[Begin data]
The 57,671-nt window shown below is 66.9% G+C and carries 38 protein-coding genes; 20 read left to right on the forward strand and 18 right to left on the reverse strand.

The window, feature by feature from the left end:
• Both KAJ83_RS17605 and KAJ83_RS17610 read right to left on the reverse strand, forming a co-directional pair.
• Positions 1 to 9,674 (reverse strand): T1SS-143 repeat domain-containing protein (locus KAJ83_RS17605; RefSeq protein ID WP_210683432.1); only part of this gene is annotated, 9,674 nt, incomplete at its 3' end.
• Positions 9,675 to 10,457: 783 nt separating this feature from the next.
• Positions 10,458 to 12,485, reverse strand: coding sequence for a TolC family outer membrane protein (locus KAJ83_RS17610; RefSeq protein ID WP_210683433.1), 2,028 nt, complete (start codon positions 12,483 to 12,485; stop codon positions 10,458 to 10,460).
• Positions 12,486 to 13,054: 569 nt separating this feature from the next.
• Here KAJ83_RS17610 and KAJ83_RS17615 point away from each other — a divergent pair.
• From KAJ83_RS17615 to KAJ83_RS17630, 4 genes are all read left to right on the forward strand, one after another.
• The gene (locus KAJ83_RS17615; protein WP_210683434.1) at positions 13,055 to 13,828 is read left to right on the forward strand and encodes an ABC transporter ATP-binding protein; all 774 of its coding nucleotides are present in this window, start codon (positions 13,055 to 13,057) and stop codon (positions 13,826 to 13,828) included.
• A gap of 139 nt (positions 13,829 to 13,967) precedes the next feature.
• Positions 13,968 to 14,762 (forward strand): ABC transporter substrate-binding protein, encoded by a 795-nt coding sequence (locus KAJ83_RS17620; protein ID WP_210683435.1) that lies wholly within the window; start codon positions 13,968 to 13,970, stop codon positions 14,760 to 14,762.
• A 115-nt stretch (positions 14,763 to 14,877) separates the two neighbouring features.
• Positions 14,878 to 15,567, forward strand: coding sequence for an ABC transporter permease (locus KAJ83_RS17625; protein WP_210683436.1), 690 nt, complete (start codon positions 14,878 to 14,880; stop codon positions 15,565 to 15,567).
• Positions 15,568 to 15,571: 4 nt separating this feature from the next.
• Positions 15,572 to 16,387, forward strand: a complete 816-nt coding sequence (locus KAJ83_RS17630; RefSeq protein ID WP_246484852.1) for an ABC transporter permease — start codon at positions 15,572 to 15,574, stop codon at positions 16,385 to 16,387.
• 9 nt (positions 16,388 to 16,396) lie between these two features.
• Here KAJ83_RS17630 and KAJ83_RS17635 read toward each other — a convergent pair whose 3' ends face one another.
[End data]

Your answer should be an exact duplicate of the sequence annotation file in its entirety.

The 57,671-nt window shown below is 66.9% G+C and carries 38 protein-coding genes; 20 read left to right on the forward strand and 18 right to left on the reverse strand.

The window, feature by feature from the left end:
• Both KAJ83_RS17605 and KAJ83_RS17610 read right to left on the reverse strand, forming a co-directional pair.
• Positions 1 to 9,674 (reverse strand): T1SS-143 repeat domain-containing protein (locus KAJ83_RS17605; RefSeq protein ID WP_210683432.1); only part of this gene is annotated, 9,674 nt, incomplete at its 3' end.
• Positions 9,675 to 10,457: 783 nt separating this feature from the next.
• Positions 10,458 to 12,485, reverse strand: coding sequence for a TolC family outer membrane protein (locus KAJ83_RS17610; RefSeq protein ID WP_210683433.1), 2,028 nt, complete (start codon positions 12,483 to 12,485; stop codon positions 10,458 to 10,460).
• Positions 12,486 to 13,054: 569 nt separating this feature from the next.
• Here KAJ83_RS17610 and KAJ83_RS17615 point away from each other — a divergent pair.
• From KAJ83_RS17615 to KAJ83_RS17630, 4 genes are all read left to right on the forward strand, one after another.
• The gene (locus KAJ83_RS17615; protein WP_210683434.1) at positions 13,055 to 13,828 is read left to right on the forward strand and encodes an ABC transporter ATP-binding protein; all 774 of its coding nucleotides are present in this window, start codon (positions 13,055 to 13,057) and stop codon (positions 13,826 to 13,828) included.
• A gap of 139 nt (positions 13,829 to 13,967) precedes the next feature.
• Positions 13,968 to 14,762 (forward strand): ABC transporter substrate-binding protein, encoded by a 795-nt coding sequence (locus KAJ83_RS17620; protein ID WP_210683435.1) that lies wholly within the window; start codon positions 13,968 to 13,970, stop codon positions 14,760 to 14,762.
• A 115-nt stretch (positions 14,763 to 14,877) separates the two neighbouring features.
• Positions 14,878 to 15,567, forward strand: coding sequence for an ABC transporter permease (locus KAJ83_RS17625; protein WP_210683436.1), 690 nt, complete (start codon positions 14,878 to 14,880; stop codon positions 15,565 to 15,567).
• Positions 15,568 to 15,571: 4 nt separating this feature from the next.
• Positions 15,572 to 16,387, forward strand: a complete 816-nt coding sequence (locus KAJ83_RS17630; RefSeq protein ID WP_246484852.1) for an ABC transporter permease — start codon at positions 15,572 to 15,574, stop codon at positions 16,385 to 16,387.
• 9 nt (positions 16,388 to 16,396) lie between these two features.
• Here KAJ83_RS17630 and KAJ83_RS17635 read toward each other — a convergent pair whose 3' ends face one another.